ҹѰ in Antarctica

Life at the Extreme for Professors Melody Clark and Lloyd Peck

Melody Clark

ҹѰ is one of the few Cambridge Colleges which carries out research on all seven continents. 

Melody Clark

College fellows Professors Melody Clark and Lloyd Peck are currently carrying out research with the British Antarctic Survey (BAS). They will be broadcasting live from Antarctica with University of Cambridge on Wednesday 7 February.

Melody has also reported back to ҹѰ from Rothera Research Station about her work in this year's Antarctic summer. Here is her story of "Life at the Extreme" and how ҹѰ hats are being put to good use.

"While the UK was experiencing sub-zero temperatures and the odd storm or two, we were basking in the Antarctic summer. It’s not very warm down here, usually below zero and snows quite a bit, but at least we didn’t have to cycle to work in Storms Henk, Isha and Jocelyn! 

We both work as scientists for BAS and are currently at Rothera Research Station, which is half-way down the Antarctic Peninsula (Latitude. 67°34'8"S, Longitude. 68°7'29"W to be precise) for just over six weeks.

Lloyd is leading the team who are using several different methods to characterise the underwater biodiversity. These comprise underwater ROV (Remotely Operated Vehicle) footage, drop camera stills imaging, sediment analyses and collecting environmental DNA (eDNA) to identify what lives at the end of the runway. 

The first half of the team completed all the ROV and drop camera work before Christmas, then we flew in to carry out sediment and eDNA sampling.

As a seasoned diver with more than 850 Antarctic dives under his belt, there is nothing Lloyd likes more than donning the neoprene and submerging in 0°C water surrounded by ice. While this may sound glamorous, that is not really the case. This season he is spending a lot of time underwater collecting mud samples in very fine scoop nets in zero visibility.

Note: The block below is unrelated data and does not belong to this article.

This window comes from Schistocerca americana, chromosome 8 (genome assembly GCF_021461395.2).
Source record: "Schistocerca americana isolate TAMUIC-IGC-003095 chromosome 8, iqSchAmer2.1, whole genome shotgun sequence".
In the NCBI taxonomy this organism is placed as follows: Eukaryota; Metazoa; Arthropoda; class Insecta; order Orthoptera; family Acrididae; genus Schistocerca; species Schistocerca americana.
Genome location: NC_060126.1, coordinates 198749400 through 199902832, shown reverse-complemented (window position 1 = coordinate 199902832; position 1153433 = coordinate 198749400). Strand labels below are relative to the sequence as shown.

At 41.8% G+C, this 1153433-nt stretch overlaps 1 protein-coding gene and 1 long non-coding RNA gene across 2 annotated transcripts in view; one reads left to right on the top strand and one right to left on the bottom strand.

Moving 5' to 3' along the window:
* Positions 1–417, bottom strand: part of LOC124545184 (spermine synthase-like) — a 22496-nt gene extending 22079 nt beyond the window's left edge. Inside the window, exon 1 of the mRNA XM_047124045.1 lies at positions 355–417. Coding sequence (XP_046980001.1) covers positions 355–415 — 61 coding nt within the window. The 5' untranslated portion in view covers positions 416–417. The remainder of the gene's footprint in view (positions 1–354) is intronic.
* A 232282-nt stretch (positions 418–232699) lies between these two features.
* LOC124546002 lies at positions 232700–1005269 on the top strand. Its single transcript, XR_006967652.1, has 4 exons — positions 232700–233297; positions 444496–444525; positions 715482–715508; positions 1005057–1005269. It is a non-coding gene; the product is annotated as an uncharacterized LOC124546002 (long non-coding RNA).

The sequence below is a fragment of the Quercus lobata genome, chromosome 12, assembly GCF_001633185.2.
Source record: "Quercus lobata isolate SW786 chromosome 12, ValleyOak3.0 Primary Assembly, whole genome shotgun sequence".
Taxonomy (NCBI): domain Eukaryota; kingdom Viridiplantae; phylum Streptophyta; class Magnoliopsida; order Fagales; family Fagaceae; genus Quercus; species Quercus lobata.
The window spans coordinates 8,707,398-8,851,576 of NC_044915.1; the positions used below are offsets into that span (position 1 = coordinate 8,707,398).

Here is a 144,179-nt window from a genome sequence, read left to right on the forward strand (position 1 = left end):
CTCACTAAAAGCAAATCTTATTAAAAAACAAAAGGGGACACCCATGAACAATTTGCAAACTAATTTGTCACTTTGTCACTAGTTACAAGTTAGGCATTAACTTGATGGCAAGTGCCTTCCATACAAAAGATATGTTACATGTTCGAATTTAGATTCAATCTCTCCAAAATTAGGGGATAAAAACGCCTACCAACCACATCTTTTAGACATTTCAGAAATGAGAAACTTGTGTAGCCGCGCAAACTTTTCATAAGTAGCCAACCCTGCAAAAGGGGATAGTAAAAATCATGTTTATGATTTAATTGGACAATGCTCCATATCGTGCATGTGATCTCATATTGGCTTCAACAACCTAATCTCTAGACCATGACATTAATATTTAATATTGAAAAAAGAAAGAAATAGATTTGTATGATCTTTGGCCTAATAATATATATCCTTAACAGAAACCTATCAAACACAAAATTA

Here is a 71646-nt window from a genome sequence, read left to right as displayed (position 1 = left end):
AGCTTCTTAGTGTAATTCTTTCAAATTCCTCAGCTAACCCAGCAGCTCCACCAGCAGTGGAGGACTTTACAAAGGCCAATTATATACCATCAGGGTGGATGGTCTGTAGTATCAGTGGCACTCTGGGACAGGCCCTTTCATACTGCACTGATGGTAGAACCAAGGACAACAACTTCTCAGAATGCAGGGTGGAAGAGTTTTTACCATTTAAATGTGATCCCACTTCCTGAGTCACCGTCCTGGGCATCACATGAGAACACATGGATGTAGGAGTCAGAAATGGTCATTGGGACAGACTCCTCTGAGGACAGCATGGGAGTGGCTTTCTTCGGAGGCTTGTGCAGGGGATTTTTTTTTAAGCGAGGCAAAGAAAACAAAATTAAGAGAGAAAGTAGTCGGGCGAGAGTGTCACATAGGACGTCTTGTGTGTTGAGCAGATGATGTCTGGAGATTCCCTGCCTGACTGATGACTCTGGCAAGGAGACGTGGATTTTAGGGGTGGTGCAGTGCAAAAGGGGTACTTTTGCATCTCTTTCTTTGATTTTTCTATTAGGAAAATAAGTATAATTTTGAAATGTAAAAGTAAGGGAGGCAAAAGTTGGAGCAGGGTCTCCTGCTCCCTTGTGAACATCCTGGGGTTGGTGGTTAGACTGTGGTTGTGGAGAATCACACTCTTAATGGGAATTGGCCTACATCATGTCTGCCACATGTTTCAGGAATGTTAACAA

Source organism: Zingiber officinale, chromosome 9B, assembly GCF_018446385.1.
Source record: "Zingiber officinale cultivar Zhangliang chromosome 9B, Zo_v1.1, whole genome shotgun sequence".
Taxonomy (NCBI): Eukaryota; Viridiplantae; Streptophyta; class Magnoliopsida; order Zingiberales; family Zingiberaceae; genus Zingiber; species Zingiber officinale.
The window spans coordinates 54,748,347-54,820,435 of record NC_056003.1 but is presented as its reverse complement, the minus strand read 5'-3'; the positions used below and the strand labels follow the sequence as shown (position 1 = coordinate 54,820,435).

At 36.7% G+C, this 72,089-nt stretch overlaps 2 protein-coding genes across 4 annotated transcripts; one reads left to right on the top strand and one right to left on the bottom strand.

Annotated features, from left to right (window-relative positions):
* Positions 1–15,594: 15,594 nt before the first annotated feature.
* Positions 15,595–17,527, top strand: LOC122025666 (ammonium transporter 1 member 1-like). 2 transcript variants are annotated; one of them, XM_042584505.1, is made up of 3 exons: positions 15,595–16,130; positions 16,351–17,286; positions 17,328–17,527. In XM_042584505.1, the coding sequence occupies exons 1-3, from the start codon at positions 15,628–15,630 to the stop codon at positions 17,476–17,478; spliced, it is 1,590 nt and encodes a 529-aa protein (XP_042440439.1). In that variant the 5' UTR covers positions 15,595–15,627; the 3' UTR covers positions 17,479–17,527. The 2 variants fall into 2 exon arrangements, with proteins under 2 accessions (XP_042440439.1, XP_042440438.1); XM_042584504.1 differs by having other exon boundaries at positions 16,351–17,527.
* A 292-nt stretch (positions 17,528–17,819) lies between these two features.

We then have hours in a cold room sorting out very small animals from the mud to add to our biodiversity surveys. The mud is then dried and sifted to work out particle sizes for a bizarre construction-related requirement.

In contrast, I much prefer the tea and biscuits approach to field work, remaining firmly ensconced in the lab where it is warm and dry. This proves that you don’t have to be rufty-tufty to work in Antarctica. 

You do have to be prepared to make cups of tea to warm up the divers when they return from the icy depths. This is hardly arduous, especially if they don’t notice that there are a few chocolate biscuits missing from the opened pack!

My scientific work involves pouring litres of water though filters, from which I then extract eDNA. I also extract it from sediment samples. This will all be returned to the UK for sequencing and analysis. The eDNA work will be compared with the imagery and sampling work to see if we get similar answers. If we do, getting water samples in the future will be much easier than deploying loads of tech. 

All is going well so far and hopefully the UK weather will be more conducive to cycling when we return home in February. 

We are pleased to report the success of ҹѰ hats as seen in the photos and look forward to catching up with everyone in College soon.”

A recording of the event is available at

An interview from Melody from Rothera is  also available in this podcast 

ҹѰ hats, as worn by Melody and Lloyd, are on sale at the Porters’ Lodge, in the College.

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